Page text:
The Irish Business & Employers' Confederation (IBEC) has also repeated its recent expression of concern (see my entry of October 7th) that a number of private sector defined-benefit schemes are in danger and said "this situation could put companies themselves in danger".

Brendan McGinty (left), IBEC's Director of Industrial Relations and Human Resource Services, said he is "concerned that three out of every four providers of private sector defined-benefit schemes" would not be in a position "to meet total pension payments if they were required to do so tomorrow".
"This is the scenario which the government and pensions board use to determine a scheme's liquidity," McGinty explained.

Employers are increasingly seeing defined-benefit provision as a "bottomless pit", he added, stating that IBEC is "calling for the liability to the taxpayer from defined benefit pensions in the public sector to be capped" and urging the government and pensions board to take immediate action.

Meanwhile the Irish Congress of Trade Unions (ICTU) has called on the government to introduce a State-run mandatory pension scheme.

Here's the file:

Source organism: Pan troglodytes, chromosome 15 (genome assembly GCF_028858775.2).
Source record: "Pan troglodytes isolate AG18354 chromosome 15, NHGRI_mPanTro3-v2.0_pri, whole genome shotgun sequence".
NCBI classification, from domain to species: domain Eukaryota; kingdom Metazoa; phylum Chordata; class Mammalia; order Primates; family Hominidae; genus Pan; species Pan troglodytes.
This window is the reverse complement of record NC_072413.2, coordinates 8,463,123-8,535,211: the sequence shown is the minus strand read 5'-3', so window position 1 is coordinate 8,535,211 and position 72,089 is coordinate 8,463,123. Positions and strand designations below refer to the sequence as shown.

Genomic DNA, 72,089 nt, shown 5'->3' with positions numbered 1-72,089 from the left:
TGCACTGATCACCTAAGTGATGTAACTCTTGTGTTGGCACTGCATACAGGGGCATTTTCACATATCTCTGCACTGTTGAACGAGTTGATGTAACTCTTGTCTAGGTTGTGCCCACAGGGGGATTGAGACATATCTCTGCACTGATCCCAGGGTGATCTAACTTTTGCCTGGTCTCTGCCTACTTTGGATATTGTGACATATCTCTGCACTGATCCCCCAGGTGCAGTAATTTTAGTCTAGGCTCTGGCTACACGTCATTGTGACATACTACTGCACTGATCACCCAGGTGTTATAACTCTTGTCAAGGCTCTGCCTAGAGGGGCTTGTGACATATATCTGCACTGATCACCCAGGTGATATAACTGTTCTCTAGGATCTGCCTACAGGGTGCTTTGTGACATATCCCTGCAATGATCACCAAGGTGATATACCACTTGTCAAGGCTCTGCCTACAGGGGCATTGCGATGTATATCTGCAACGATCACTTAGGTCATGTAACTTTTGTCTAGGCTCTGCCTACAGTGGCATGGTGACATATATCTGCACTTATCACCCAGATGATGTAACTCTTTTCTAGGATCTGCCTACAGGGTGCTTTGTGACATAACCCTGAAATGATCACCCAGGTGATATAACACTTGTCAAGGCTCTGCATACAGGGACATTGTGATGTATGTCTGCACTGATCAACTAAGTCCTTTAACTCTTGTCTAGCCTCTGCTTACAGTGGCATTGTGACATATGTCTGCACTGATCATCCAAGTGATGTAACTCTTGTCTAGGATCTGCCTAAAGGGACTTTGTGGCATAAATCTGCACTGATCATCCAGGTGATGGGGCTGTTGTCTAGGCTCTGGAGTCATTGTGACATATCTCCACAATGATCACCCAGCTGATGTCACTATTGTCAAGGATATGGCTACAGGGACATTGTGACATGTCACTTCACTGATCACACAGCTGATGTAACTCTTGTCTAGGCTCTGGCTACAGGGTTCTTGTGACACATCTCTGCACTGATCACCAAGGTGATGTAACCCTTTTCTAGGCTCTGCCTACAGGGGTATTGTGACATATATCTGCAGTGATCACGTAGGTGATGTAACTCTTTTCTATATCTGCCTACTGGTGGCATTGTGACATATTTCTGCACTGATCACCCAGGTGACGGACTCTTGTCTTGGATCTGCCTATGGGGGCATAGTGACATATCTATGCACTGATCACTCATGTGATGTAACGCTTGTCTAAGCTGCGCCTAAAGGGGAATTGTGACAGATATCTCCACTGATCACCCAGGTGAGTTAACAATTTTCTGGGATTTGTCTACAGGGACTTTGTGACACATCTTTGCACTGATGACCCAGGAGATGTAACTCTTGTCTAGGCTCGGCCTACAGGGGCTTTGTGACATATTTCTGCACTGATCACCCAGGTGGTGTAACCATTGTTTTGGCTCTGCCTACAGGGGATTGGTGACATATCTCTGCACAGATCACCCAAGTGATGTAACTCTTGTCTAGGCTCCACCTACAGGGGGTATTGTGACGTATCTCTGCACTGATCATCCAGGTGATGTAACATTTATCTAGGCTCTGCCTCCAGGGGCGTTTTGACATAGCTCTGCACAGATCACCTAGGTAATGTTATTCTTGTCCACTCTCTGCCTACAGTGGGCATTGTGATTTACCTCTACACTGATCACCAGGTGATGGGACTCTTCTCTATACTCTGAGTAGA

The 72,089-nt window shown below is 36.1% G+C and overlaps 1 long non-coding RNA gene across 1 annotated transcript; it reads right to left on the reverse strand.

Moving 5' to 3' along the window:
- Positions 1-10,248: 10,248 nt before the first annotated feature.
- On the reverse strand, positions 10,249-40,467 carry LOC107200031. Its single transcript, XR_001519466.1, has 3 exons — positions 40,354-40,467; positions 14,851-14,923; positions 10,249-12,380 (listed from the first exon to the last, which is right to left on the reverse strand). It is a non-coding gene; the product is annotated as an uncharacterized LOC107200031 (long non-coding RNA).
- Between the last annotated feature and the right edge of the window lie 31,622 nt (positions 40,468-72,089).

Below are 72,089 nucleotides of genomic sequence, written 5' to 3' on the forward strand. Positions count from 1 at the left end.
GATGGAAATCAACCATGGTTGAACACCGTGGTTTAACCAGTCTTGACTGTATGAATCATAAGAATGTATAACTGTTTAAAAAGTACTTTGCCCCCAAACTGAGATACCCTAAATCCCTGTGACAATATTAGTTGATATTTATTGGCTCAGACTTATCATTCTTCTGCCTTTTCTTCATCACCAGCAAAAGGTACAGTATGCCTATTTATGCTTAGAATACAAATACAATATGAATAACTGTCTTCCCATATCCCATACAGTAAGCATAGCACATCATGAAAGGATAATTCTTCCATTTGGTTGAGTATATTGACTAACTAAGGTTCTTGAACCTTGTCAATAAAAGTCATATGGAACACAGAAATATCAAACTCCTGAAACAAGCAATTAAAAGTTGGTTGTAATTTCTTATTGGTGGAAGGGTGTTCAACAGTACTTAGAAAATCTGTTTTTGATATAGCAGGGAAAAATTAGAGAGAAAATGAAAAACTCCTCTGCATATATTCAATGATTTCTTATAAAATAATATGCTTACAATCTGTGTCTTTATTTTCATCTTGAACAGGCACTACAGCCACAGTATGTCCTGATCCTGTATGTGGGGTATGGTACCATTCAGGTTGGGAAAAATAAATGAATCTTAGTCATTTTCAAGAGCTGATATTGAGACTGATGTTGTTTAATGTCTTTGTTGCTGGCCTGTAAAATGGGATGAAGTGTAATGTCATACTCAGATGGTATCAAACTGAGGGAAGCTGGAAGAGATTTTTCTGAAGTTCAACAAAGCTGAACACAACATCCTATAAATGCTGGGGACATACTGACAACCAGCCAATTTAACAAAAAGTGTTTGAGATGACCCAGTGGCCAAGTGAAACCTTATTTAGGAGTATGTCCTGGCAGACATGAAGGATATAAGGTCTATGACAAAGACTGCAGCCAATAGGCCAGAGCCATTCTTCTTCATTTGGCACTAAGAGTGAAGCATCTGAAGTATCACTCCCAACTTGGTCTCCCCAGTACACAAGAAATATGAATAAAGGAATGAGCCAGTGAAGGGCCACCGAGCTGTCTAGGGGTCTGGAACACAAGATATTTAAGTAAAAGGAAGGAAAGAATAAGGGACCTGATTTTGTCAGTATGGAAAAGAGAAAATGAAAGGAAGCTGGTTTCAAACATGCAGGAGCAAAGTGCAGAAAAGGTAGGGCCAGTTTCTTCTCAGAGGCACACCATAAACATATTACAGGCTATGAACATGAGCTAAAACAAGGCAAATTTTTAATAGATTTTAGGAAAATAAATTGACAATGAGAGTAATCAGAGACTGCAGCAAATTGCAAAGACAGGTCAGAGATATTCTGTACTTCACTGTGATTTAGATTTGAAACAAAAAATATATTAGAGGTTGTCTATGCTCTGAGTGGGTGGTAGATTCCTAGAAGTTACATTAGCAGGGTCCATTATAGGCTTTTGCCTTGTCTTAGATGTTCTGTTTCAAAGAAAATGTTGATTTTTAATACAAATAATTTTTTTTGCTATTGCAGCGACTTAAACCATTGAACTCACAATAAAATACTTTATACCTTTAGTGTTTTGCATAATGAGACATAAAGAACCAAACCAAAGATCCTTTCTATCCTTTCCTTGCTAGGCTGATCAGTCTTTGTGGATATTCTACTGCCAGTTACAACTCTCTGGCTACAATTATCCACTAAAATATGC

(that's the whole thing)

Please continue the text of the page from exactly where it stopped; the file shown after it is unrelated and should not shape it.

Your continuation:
ICTU General Secretary David Begg (right) said that - given the current market difficulties - it is "almost inevitable that some of the schemes will be in trouble".
Begg also agrees with a recent IBEC suggestion that "funding standards for pension schemes may need to be relaxed".

Having lived in a number of different countries, I am familiar with different systems of government, economy and also pensions.
And it really puzzles me why Ireland has not established a State-controlled universal pensions system a long time ago. Why are we - after 86 years of independence - still copying everything Britain does, while there are much better options and models elsewhere that we could adopt?

In my entry of October 7th - titled "Irish Pensions System in Need of Reform" - I have written about this matter already. So I will not repeat all my points and arguments here and suggest you go to the archive and call up this entry, which includes a detailed plan Ireland could follow.

The Emerald Islander